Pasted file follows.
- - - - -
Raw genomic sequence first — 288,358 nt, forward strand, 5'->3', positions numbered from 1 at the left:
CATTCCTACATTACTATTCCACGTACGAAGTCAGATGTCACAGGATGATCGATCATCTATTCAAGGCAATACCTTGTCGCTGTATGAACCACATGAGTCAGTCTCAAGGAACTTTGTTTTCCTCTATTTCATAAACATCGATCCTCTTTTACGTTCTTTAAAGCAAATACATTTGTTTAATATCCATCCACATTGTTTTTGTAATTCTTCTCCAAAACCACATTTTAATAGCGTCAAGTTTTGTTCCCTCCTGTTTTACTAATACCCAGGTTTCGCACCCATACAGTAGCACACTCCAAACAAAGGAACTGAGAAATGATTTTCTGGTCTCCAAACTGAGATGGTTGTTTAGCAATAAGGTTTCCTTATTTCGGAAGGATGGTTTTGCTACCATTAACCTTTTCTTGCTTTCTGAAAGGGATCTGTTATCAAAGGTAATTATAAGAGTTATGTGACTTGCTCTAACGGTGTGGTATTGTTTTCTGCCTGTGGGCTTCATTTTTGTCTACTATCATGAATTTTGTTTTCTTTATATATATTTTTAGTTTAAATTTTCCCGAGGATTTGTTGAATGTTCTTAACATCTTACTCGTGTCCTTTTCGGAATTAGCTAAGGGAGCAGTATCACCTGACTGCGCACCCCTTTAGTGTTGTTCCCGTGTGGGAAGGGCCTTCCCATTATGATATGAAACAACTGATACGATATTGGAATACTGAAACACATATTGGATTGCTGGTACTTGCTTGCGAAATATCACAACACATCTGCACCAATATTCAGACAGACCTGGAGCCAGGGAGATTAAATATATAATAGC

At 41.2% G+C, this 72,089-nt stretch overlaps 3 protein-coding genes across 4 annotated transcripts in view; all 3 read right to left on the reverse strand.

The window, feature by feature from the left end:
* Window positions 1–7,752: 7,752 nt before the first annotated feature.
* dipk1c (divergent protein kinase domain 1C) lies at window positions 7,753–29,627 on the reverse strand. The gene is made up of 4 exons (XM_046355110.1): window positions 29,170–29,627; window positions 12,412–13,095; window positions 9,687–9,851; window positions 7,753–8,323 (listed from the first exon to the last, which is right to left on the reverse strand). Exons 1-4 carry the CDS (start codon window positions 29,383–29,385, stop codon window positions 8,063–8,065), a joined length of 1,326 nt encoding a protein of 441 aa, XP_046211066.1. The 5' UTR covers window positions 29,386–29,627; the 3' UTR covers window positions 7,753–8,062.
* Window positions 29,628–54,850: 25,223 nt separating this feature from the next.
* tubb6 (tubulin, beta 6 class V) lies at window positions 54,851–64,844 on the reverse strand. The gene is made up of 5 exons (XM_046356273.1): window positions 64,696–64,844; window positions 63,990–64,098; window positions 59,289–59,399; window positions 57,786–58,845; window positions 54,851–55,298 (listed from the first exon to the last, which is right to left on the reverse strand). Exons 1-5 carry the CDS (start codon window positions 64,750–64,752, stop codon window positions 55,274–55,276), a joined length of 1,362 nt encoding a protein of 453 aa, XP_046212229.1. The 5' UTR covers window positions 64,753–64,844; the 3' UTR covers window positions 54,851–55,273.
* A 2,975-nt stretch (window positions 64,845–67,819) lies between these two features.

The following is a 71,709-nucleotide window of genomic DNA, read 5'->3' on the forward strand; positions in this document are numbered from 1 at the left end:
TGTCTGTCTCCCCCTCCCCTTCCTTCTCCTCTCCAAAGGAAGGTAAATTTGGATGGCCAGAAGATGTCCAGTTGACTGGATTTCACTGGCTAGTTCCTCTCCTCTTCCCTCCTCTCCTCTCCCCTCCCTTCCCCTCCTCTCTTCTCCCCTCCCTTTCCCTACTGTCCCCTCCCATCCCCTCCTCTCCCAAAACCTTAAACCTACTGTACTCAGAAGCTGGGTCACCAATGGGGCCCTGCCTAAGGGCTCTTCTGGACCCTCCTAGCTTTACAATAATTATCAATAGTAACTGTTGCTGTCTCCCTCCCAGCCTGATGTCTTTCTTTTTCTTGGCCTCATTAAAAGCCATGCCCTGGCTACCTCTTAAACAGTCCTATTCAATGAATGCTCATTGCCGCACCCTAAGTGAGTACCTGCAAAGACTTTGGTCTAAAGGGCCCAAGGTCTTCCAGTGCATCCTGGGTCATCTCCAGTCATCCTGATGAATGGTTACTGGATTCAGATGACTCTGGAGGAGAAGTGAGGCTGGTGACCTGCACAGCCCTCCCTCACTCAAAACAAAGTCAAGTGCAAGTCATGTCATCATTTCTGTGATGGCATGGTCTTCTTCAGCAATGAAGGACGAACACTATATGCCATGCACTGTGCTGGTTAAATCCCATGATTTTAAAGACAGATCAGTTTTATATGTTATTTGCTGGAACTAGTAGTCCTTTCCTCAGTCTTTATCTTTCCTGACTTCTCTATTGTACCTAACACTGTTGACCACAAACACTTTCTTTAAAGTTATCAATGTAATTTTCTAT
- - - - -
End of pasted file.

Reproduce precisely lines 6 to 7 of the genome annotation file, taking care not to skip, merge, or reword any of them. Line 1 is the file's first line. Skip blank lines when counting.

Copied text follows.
* dipk1c (divergent protein kinase domain 1C) lies at window positions 7,753–29,627 on the reverse strand. The gene is made up of 4 exons (XM_046355110.1): window positions 29,170–29,627; window positions 12,412–13,095; window positions 9,687–9,851; window positions 7,753–8,323 (listed from the first exon to the last, which is right to left on the reverse strand). Exons 1-4 carry the CDS (start codon window positions 29,383–29,385, stop codon window positions 8,063–8,065), a joined length of 1,326 nt encoding a protein of 441 aa, XP_046211066.1. The 5' UTR covers window positions 29,386–29,627; the 3' UTR covers window positions 7,753–8,062.
* Window positions 29,628–54,850: 25,223 nt separating this feature from the next.